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A Photo Tour of the Colorful Tetouan Medina in Morocco

Cones of orange- and gold-colored spices.

Squawking chickens.

Mounds of aubergine and tomatoes and lemons.

And uh oh, what’s that over there? Sheep and goat heads!

It’s market day in Tetouan, and we’re strolling the get-lost labyrinth of narrow alleys and streets in the Tetouan Medina (also known as the Antigua Medina).

Tetouan Medina

Touring the Tetouan Medina

Tetouan Medina
We’re checking out the colorful Tetouan Medina in Morocco

We’ve been cruising the Canary Islands and Morocco on the deluxe Seabourn Odyssey.

Today our ship has docked in Tangier about an hour’s drive away.

When we looked at what to do in Tangier on a shore excursion, we picked this Tangier day trip to Tetouan.

Tetouan Medina wall
A wall, three miles long, encircles the Tetouan Medina

Tetouan is one of the oldest cities in Morocco, found at the base of the Rif Mountains.

The Medina of Tetouan (medina means the old part of a city) is a UNESCO World Heritage Site.

Most Arabic medinas are surrounded by a wall; the Tetouan Medina is encircled by a thick stone wall accessed through seven gates.

Originally settled by the Romans way back when, Tetouan was resettled by Andalusian refugees around 1492, and has been continuously lived in ever since.

Tetouan Medina
The faithfully preserved medina is dominated by mostly white buildings

Today, Tetouan is home to about 321,000 inhabitants from a melange of races and religions – Spanish, Jewish, Arabic.

What makes this medina special is that unlike, say, Marrakesh (where honeymooners lounge by deluxe riad pools before strolling its medina at night with its snake charmers and souvenirs), Tetouan sees very few international visitors.

As we gawk and gape, we don’t notice any other Western faces among the Moroccan people. (How rare is that when you travel now!)

Morocco old woman
An old woman walks slowly through the medina

The Tetouan Medina feels very authentic and real – a place where locals live and mingle and bargain, not a contrived attraction trying to look exotic for tourists.

An authentic Morocco souk

Stuffed with some 40,000 shops (so our guide tells us), the Tetouan Medina is one of the oldest souks in the world.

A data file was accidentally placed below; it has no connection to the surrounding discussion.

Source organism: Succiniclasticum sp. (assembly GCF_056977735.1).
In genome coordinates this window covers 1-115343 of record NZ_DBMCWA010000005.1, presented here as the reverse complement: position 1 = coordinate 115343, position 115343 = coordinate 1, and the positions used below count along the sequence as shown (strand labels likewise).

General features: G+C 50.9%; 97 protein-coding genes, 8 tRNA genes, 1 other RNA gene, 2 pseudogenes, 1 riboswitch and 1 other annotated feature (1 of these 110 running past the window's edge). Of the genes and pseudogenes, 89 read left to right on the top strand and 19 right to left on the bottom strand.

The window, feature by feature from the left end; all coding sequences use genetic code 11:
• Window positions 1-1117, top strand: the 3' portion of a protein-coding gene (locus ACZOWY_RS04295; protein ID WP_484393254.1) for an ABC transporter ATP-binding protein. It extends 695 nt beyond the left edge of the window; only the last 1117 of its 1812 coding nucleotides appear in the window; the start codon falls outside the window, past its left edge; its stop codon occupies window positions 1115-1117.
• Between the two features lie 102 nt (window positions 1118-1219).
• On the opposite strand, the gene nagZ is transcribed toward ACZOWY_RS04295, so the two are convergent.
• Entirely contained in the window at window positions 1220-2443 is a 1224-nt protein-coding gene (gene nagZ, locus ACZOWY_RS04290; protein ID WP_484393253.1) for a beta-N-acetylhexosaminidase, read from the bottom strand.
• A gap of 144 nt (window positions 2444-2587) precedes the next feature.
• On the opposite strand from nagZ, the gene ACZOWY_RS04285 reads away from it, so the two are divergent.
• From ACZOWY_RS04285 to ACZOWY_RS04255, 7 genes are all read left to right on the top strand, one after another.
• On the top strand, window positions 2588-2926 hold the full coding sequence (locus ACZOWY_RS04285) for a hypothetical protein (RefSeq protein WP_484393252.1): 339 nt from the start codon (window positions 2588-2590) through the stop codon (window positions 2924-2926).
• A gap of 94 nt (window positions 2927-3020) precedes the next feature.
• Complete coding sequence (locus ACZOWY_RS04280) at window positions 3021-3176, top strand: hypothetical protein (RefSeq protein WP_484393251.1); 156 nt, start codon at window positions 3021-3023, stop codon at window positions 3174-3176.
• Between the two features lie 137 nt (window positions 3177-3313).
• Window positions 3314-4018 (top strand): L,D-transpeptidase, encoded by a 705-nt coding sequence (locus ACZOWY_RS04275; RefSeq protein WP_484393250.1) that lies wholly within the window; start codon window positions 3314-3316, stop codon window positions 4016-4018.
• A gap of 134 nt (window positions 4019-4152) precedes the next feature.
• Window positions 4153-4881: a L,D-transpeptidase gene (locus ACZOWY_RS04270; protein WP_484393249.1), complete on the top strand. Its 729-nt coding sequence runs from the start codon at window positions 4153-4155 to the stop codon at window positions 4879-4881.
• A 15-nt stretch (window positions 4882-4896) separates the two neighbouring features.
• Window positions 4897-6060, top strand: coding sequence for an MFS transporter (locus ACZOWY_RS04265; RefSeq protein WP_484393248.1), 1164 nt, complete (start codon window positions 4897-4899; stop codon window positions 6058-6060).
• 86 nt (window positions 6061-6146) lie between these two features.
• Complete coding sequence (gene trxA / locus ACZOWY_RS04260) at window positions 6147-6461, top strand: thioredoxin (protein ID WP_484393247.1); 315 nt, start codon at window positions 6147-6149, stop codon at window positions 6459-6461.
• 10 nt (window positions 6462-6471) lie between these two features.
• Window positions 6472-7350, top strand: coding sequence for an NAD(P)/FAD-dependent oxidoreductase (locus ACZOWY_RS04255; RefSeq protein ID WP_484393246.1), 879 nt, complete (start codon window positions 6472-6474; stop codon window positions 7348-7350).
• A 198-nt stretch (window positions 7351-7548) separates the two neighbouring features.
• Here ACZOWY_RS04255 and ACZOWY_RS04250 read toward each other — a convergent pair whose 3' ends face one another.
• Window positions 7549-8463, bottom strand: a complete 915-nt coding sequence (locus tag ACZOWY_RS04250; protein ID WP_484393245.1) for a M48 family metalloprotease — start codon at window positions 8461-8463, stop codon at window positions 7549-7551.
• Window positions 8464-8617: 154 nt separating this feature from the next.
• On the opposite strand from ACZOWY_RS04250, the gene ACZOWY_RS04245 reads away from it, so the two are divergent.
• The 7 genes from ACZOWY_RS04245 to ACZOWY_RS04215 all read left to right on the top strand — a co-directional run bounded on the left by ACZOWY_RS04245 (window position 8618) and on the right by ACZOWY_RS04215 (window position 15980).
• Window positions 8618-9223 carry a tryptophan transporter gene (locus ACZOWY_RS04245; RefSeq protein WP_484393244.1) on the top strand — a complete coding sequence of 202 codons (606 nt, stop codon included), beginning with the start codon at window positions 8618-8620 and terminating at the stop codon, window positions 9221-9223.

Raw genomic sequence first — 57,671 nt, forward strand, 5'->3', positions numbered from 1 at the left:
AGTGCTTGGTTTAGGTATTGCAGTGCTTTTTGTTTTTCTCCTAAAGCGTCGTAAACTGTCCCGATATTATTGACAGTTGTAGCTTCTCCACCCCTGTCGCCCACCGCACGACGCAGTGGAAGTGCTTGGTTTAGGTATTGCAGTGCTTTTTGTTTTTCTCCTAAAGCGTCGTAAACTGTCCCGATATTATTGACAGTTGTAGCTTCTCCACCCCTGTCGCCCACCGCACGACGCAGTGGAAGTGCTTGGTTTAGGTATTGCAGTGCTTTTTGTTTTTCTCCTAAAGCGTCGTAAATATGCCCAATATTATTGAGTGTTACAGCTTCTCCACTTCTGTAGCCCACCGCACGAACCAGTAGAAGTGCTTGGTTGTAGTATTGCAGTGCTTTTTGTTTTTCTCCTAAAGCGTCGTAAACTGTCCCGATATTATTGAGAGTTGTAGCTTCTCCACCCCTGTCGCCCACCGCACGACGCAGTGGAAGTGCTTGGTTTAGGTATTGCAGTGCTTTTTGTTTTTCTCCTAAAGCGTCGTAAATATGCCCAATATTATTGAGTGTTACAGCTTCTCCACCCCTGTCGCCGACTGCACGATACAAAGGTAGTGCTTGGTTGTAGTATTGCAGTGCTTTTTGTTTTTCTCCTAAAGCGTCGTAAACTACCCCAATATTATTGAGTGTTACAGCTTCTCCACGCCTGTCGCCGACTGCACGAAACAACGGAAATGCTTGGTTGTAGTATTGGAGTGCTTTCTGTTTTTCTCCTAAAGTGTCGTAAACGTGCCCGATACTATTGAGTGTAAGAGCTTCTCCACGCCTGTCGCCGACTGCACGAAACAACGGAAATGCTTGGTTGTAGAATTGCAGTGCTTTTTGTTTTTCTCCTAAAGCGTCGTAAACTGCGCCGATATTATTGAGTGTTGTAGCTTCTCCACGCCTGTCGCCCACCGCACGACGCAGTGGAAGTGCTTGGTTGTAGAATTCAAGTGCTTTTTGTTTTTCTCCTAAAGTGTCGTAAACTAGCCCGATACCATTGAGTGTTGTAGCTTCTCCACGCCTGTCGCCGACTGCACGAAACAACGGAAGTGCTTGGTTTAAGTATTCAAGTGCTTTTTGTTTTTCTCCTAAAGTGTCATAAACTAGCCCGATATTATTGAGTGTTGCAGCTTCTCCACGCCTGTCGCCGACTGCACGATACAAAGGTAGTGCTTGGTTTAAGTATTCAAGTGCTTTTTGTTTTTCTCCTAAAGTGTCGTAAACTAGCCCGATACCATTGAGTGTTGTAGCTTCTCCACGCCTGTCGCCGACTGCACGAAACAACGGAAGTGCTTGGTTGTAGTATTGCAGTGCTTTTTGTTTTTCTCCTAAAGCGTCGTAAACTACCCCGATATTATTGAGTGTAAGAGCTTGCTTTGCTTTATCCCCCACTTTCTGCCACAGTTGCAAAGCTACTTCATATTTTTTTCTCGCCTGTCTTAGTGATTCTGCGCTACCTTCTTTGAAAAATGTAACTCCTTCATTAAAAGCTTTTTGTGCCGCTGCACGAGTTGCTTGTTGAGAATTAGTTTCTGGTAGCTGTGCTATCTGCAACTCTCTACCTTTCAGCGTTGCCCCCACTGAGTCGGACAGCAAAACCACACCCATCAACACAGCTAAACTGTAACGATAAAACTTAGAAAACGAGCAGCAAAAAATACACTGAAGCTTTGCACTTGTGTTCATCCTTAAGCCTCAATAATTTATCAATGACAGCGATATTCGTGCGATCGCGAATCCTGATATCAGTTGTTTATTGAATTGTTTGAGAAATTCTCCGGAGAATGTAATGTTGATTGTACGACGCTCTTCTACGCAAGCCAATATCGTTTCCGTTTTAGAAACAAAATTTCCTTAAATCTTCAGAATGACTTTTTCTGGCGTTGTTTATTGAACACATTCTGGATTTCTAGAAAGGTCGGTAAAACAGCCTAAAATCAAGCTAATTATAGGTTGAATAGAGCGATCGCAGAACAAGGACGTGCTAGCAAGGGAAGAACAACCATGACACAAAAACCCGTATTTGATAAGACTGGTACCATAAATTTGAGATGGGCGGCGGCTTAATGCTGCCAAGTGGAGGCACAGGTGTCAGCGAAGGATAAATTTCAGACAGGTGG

As it’s market day, workers from nearby farms are in town.

Berber women wear big hats, like Mexican sombreros, decorated with flowers and pom-poms.

Tetouan medina
A Berber farm woman wears a traditional hat


Because the souk is geared more to locals, if you want to do any souvenir or personal shopping in Morocco, you’re probably better off to do that in Marrakech.

We’re instructed by our guide to follow each other, one after the other in a single file, so we don’t get lost.

Then we squeeze through jostling shoppers, past a scrolling filmstrip of traditional scenes – carpet sellers, a cobbler hammering a shoe, stalls with leather bags and ladies’ long dresses, weavers, sardines and other silvery fish displayed on ice, spice merchants…

Tetouan Medina pharmacy
Tetouan medina henna powder
Tetouan Medina vegetables
Tetouan Medina chickens
The Tetouan Medina bustles with commerce and life!

Cats slink around our feet.

A woman tries to sell us blankets.

A butcher shouts at us for trying to take his picture, but a tailor calls out “Welcome! Welcome!

Alleys, arches and surprising angles

Wonder if the kitty knows where to go!

Every which way we turn, the crumbling white buildings of the medina yield a different Instagram-worthy view – an alley here, an archway there.

Tetouan Medina
It may be one of the smallest medinas in Morocco, but it’s certainly one of the most interesting!

There doesn’t seem to be any prescribed “route.”

It’s all about soaking up the atmosphere.

Tetouan Medina
A jumble of wires, a wrought iron lamp, a minaret; it’s worth looking up too!

Dar Sana: The school of arts and crafts

Tetouan Dar Sana
Dar Sana: What a beautiful place to learn the traditional artisan skills!

Outside the medina, we visit Dar Sana.

It’s the area’s renowned school of arts and crafts, which teaches and preserves the traditional Moorish arts of wood carving, painting, copper work, embroidery, etc.

Paint pots at school of arts and crafts in Tetouan, Morocco